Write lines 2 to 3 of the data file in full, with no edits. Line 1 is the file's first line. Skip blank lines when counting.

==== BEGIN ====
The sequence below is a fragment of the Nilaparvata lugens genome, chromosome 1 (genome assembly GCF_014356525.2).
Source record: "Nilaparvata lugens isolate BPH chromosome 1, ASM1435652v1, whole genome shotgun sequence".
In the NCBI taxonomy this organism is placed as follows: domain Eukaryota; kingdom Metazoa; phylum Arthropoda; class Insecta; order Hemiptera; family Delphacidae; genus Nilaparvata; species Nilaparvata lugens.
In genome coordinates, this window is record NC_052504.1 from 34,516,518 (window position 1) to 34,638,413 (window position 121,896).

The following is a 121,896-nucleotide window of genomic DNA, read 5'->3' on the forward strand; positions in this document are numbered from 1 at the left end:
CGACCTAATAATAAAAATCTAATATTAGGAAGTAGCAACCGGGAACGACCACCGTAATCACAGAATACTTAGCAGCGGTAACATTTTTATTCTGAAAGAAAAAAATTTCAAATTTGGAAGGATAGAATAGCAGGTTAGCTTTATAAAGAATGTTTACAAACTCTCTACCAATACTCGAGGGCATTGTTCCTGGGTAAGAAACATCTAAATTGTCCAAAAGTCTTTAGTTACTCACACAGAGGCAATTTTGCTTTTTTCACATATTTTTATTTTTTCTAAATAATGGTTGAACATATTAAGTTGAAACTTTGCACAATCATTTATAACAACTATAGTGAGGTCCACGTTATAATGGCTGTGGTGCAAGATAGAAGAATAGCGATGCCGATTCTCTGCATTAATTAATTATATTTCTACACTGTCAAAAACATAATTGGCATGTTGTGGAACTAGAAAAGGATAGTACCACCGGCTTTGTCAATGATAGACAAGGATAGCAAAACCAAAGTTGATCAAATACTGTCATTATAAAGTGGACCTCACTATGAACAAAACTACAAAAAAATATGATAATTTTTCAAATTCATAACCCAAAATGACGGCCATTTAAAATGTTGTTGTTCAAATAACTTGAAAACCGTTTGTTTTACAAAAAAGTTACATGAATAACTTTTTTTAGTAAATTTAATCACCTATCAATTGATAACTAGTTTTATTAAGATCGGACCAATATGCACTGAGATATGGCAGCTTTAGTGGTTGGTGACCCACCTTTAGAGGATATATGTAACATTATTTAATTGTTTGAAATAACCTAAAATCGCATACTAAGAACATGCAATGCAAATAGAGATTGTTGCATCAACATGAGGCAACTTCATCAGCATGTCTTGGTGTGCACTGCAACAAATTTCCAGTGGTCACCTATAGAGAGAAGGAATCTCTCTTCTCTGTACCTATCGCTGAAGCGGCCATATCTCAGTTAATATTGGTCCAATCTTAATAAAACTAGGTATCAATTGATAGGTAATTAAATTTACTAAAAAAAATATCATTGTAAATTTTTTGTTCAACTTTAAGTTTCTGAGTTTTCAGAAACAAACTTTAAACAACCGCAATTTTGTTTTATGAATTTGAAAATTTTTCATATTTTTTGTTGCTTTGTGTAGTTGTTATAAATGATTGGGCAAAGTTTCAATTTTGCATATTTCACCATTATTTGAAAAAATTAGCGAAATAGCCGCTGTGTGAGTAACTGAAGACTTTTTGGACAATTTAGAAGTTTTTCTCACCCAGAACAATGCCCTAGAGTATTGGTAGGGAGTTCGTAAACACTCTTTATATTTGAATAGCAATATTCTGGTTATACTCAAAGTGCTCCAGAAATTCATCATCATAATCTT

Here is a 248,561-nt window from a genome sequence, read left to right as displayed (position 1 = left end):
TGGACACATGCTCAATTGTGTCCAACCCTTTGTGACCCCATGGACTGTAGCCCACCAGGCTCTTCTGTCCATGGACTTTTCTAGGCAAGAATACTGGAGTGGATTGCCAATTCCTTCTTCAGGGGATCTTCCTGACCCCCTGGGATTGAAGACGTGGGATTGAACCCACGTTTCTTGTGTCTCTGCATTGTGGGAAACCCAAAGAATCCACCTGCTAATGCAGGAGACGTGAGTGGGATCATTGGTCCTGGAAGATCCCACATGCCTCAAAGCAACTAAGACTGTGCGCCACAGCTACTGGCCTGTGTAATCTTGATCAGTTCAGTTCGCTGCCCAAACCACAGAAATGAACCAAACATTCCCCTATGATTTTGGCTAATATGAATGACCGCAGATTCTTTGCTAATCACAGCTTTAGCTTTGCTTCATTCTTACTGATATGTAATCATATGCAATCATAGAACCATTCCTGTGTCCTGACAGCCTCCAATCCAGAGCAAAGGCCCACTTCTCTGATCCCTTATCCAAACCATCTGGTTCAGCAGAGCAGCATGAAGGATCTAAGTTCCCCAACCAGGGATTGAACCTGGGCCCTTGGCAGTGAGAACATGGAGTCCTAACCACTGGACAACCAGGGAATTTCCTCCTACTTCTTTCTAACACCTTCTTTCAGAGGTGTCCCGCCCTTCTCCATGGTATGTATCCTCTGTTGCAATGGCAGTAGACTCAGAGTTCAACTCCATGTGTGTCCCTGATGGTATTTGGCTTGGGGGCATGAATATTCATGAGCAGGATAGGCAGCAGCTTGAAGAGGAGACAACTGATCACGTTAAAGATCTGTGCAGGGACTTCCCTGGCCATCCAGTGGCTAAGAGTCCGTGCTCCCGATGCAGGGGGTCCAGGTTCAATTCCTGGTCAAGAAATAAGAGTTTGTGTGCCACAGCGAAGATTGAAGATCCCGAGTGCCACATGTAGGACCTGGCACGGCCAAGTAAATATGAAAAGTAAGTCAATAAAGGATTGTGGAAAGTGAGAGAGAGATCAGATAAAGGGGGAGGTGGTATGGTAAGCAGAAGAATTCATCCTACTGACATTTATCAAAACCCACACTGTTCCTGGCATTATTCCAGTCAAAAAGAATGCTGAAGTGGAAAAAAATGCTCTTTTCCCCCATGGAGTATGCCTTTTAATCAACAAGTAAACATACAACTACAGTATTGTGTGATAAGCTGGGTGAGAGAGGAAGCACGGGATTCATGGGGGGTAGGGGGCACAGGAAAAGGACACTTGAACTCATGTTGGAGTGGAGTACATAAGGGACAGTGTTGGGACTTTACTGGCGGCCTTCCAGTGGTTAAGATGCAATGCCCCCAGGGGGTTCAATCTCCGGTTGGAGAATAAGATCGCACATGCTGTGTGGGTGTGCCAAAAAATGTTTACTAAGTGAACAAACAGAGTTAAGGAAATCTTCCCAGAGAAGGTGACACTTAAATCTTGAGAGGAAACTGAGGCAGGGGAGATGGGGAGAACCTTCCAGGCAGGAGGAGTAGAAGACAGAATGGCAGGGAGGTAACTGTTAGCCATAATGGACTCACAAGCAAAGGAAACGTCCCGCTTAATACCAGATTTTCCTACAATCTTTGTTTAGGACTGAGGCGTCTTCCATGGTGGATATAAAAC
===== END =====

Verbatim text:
Source record: "Nilaparvata lugens isolate BPH chromosome 1, ASM1435652v1, whole genome shotgun sequence".
In the NCBI taxonomy this organism is placed as follows: domain Eukaryota; kingdom Metazoa; phylum Arthropoda; class Insecta; order Hemiptera; family Delphacidae; genus Nilaparvata; species Nilaparvata lugens.